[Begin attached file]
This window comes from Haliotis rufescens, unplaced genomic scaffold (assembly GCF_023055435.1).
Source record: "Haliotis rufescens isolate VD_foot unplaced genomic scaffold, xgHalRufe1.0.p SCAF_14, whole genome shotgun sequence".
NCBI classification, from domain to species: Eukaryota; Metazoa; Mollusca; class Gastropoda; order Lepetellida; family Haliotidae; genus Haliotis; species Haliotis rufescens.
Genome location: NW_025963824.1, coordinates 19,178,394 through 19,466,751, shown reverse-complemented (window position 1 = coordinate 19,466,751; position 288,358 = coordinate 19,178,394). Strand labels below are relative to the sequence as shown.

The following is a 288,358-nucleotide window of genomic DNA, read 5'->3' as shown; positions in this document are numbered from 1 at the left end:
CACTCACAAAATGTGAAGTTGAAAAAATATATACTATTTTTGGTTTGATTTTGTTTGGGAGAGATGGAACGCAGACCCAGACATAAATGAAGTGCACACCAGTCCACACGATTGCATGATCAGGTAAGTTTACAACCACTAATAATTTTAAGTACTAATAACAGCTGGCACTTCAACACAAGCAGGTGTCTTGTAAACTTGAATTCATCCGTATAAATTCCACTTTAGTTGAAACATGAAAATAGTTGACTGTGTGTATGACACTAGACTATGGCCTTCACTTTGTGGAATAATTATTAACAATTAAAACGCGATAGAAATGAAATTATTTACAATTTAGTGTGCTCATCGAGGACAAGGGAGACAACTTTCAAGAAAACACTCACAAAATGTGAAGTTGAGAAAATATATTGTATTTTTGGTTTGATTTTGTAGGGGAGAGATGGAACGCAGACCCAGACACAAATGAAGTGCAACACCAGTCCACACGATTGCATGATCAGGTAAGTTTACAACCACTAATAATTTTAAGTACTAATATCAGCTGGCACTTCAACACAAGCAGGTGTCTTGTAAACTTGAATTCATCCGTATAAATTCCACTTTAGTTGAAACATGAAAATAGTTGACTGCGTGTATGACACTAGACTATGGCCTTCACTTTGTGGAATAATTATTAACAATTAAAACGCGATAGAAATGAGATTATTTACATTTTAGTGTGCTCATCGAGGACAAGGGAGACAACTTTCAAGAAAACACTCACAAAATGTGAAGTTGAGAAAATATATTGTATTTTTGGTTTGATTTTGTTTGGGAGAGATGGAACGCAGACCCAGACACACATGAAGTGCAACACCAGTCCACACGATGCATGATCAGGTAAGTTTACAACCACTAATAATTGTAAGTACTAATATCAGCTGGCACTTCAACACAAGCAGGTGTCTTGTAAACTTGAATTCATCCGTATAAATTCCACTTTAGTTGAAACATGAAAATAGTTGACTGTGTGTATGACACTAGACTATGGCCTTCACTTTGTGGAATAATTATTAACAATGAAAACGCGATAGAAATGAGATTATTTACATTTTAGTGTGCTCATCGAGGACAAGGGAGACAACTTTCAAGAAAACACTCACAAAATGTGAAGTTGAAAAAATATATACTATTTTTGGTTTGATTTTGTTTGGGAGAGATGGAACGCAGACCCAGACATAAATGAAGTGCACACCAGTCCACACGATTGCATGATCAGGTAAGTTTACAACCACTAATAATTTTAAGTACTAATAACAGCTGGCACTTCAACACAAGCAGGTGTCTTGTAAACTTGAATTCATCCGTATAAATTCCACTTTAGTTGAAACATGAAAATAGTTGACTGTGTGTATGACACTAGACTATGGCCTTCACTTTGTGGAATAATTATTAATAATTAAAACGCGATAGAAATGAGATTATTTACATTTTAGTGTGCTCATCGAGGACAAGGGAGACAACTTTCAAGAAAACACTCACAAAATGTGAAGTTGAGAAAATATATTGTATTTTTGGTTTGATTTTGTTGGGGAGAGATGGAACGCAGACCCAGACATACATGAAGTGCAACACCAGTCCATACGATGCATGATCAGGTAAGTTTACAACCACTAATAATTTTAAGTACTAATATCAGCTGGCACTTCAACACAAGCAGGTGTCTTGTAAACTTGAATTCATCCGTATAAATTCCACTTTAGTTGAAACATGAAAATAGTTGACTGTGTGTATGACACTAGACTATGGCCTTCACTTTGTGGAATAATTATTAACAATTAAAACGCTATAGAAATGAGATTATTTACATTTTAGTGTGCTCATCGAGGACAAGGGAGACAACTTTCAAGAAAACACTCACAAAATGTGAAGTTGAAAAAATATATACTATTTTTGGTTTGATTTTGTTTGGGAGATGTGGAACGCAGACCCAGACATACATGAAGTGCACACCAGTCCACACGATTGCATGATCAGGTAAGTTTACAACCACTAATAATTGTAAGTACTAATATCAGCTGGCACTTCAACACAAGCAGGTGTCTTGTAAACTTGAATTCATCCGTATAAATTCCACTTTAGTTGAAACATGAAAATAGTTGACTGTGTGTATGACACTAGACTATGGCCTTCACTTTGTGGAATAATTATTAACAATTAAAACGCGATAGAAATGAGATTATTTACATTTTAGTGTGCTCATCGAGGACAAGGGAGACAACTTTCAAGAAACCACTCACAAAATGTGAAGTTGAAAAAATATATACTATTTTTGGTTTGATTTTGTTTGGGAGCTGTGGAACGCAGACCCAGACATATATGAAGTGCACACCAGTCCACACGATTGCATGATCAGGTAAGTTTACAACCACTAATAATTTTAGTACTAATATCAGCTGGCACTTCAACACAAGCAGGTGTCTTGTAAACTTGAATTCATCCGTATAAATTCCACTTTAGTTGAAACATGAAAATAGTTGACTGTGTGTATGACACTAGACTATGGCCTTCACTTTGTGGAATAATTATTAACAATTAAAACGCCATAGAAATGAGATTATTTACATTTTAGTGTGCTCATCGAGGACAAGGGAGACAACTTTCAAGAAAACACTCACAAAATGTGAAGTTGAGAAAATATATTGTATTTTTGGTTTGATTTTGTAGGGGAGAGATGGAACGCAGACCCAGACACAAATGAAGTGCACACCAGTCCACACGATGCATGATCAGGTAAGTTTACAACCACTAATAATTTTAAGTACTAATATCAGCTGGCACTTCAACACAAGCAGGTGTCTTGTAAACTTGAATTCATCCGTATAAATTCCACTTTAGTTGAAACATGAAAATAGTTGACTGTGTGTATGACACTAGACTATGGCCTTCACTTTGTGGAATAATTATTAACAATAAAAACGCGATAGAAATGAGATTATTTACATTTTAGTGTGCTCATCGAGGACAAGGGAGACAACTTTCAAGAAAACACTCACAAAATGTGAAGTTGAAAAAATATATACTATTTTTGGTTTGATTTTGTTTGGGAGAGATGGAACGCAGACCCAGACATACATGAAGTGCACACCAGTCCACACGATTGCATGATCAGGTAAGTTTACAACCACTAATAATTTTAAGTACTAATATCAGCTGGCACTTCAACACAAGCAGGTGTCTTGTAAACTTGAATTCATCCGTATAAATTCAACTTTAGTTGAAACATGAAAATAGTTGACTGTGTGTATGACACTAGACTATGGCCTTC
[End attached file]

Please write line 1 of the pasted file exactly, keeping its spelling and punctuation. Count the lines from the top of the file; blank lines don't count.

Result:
This window comes from Haliotis rufescens, unplaced genomic scaffold (assembly GCF_023055435.1).